INDEX

    Cerebral Venous Sinus Thrombosis

    Cardiovascular

    Last Updated Mar 15, 2021
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    Context

    • Cerebral venous sinus thrombosis (CVST) is a rare cerebrovascular disease that affects about 5 people per million and accounts for 0.5% of strokes.
    • The diagnosis is often delayed or overlooked in the ED due to the diversity of clinical symptoms.
    • Although rare, this presentation has an overall death and dependency rate of 15%.
      • Deterioration after admission occurs in 23% of adult patients – with seizures, new focal deficits, or altered mental status.
      • As such, it is an important consideration in patients presenting with headache to the ED.

    Risk Factors

    • Most patients have multiple identifiable risk factors, however studies have shown that 12.5% of patients present with no risk factors at all.
    • Risk factors can include: genetic and acquired prothrombotic disorders, medications (oral contraceptives, hormonal replacement therapy, steroids, oncologic treatments), malignancy, hematologic disease (polycythemia, thrombocytopenia, anemia), vasculitis, systemic inflammatory disorders, pregnancy and puerperium, infections (CNS, ear, sinus, mouth, face, neck), mechanical precipitants (lumbar puncture, cranial trauma, jugular catheter occlusion).

    Common Symptoms

    • CVST can present with a wide range of symptoms based on patient age, location of the thrombosis, and presence of associated parenchymal lesions.
    • Most commonly patients present with headache, with a gradual onset.
      • However, 2-13% of patients experience a thunderclap headache as a primary symptom.

    Other Symptoms

    • Focal neurologic deficits
      • May be transient, patchy, and incongruent with isolated vascular territories
      • An absence of neurologic deficit cannot rule out CVST
    • Seizures
      • More commonly, focal
    • Papilledema
    • Altered mental status
      • Ranging from confusion to coma

    Diagnostic Process

    • Diagnosis requires a careful history, examination, and a high degree of suspicion.
      • CVST must be considered in patients who present with a new or unique persistent headache, headache with insidious onset, or headaches that worsen with movement that increase intracranial pressure (ICP), such as coughing or bending over.

    Imaging

    • Non-contrast CT head (NCCT) may demonstrate sequelae of CVST including hemorrhages, infarcts, and edema.
      • May see a dense clot sign in the confluence of sinuses or focal cerebral edema in a region of single venous sinus drainage.
      • NCCT head may be normal in 25% of patients with CVST.
    • CT Angiogram (CTA)
      • Depending on the timing of the contrast, CTA may visualize the arteries and the veins. However, this is highly dependent on local radiology protocols.
    • CT Venogram (CTV) – Sensitivity ~90%, specificity ~95%.
    • MR Venogram (MRV) – Sensitivity and specificity >95%.

     

    • It is important to discuss with your local radiology department in order to help choose the best available imaging available.

    D-dimer?

    • A recently published prospective multi-centre study in 2020 attempted to derive a new clinical score for CVST probability and increase the predictive value of that score by incorporating D-dimer levels.
      • The score was derived including 6 variables: seizure at presentation (4), known thrombophilia (4), oral contraceptive use (2), symptoms greater than 6 days (2), worst headache ever (1), focal neurologic deficits (1) which stratified patients into low (0-2 points), moderate (3-5 points), and high risk (6-14 points) groups.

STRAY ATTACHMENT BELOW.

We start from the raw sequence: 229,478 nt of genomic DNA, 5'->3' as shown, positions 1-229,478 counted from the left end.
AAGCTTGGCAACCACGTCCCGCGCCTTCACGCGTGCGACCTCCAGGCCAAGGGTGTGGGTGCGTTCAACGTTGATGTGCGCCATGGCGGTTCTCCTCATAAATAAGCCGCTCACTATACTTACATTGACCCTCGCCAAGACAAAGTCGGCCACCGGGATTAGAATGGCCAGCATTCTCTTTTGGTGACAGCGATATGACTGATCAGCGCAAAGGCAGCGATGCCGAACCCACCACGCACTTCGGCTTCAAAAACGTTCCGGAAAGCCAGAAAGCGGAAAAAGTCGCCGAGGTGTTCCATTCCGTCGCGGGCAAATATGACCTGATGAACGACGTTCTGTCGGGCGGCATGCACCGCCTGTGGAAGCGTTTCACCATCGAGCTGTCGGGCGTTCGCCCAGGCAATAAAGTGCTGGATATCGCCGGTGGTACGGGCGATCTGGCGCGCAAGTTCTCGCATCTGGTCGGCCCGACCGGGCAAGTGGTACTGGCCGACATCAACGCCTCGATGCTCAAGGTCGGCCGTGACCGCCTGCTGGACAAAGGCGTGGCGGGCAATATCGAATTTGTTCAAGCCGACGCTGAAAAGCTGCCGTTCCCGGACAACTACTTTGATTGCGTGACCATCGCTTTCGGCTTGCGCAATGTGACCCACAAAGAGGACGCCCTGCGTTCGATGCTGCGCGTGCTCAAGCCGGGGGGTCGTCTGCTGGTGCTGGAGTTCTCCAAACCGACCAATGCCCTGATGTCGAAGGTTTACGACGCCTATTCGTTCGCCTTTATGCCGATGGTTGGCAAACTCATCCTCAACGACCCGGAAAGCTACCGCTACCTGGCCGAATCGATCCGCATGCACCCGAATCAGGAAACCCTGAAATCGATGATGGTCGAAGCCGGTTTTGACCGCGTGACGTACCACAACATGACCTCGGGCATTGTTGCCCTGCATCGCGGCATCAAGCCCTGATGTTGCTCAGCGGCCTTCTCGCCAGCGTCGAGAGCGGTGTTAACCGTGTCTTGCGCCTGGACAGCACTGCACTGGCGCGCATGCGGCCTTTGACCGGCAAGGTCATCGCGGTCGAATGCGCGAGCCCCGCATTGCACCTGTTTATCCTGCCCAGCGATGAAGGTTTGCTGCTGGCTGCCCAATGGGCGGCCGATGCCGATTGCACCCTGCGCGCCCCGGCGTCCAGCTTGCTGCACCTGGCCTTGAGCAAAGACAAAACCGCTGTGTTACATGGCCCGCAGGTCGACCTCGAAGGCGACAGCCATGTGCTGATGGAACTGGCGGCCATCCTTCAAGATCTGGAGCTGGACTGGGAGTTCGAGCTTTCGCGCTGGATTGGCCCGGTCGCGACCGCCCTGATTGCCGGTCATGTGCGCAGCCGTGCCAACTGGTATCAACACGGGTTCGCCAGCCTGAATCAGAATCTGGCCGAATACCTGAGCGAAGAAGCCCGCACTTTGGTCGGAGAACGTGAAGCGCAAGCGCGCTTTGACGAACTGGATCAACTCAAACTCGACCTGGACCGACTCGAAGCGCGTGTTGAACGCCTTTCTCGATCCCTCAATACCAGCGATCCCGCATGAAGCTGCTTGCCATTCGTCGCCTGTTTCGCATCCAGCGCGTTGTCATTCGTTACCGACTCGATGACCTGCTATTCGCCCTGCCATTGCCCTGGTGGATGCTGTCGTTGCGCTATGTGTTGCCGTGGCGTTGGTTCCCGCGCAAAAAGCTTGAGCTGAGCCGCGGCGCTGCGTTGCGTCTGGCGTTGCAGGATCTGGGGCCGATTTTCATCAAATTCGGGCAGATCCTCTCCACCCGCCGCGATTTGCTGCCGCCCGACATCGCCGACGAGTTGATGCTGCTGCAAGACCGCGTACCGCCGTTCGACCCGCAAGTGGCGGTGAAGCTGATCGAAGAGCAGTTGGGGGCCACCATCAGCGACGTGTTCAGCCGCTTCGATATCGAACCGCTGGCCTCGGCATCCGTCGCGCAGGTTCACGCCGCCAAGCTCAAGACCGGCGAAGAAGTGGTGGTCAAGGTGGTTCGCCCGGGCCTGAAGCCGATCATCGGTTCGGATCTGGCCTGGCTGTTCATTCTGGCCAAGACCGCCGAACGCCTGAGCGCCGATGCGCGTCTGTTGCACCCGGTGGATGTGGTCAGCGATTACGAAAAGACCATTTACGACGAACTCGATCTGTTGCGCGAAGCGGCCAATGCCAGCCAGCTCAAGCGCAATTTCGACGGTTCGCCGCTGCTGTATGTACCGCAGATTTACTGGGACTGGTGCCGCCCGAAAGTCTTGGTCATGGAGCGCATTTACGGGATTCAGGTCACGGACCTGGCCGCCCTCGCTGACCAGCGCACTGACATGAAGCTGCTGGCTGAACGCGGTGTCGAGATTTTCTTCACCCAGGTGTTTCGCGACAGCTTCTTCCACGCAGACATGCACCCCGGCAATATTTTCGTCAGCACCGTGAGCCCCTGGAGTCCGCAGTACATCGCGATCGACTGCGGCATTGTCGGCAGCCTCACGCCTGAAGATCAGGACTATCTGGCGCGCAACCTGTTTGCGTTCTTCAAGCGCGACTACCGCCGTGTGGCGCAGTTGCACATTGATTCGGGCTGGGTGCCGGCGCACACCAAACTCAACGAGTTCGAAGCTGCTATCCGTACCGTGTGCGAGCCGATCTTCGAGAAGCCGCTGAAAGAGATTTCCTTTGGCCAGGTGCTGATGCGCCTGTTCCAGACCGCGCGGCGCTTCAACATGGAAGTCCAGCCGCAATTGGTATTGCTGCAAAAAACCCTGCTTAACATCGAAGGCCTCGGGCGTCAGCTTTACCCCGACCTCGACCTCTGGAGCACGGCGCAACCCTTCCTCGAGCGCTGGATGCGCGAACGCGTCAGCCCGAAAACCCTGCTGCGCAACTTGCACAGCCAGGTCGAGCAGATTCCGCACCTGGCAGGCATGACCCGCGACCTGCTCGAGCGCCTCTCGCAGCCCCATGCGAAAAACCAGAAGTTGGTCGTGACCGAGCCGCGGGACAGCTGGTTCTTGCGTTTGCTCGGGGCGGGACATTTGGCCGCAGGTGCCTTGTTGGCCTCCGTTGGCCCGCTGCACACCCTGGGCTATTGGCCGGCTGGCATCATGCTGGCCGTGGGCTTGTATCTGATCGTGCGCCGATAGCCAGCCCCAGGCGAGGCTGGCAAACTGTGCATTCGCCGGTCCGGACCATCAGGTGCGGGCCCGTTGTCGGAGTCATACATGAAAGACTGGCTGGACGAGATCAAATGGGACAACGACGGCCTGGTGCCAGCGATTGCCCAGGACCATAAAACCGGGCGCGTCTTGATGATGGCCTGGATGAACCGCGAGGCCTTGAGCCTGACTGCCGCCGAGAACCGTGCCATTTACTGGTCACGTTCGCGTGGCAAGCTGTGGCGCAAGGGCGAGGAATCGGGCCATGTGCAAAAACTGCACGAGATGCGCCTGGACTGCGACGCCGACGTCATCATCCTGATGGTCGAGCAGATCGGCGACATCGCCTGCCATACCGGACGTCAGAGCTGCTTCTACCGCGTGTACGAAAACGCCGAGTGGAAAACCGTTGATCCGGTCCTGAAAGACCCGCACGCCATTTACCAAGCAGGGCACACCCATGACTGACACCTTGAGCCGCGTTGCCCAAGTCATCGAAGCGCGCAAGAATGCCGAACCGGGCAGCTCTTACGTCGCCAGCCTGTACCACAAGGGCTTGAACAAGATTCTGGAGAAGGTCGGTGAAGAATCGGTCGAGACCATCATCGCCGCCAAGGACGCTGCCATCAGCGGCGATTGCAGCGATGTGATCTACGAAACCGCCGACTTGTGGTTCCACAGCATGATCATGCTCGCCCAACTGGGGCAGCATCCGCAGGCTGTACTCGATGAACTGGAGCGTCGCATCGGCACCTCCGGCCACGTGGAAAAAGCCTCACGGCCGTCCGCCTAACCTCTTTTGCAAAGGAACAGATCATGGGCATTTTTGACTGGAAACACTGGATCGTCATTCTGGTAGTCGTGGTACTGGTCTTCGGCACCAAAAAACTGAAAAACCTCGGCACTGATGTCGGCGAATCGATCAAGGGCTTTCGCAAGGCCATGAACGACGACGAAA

• 9% of patients had CVST in the low risk group, however when combined with negative D-dimer <500µg/L there were no misses of CVST.
    • This clinical prediction rule has not yet been validated in the ED and the study is not generalizable to a Canadian context due to the high prevalence of CVST in the study population (26.2%) and the inclusion of patients who presented to neurology-specific EDs.

    Recommended Treatment

    • Consultation to Neurology and/or Critical Care.
    • Management goals include recanalization of the occluded sinus or vein, preventing propagation of the thrombus, and treating the underlying prothrombotic state.
      • Systemic anticoagulation with heparin-based products even if there is presence of coexisting hemorrhage.
      • Potential use of endovascular techniques with clot extraction/thrombolysis.

    Take Home Points

    • CVST is a rare, but serious, cause of headache and the diagnosis should be considered in any new or persistent headache or headaches with signs of increased ICP; a thorough history, physical exam, and high degree of clinical suspicion is required.
    • NCCT may show sequelae of CVST, but can be normal ¼ of the time.
    • Discuss imaging with the local radiology department to determine the best available scan (CTA, CTV, MRV).
    • D-dimer has not yet been validated for use in risk stratification of CVST.
    • Consult Neurology as the patient will get admitted for heparin-based therapies and observation.

    Quality Of Evidence?

    Justification

    Due to the rarity of CVST, much of the literature is based mainly on single-centre or single-country studies. As such, the evidence is mixed from low to moderate quality. Multinational and multi-centre studies, such as the international study on cerebral vein and dural sinus thrombosis (ISCVT) has allowed for more robust evidence on the clinical presentation, risk factors, outcome, and prognosis in CVST.

    Low-Moderate

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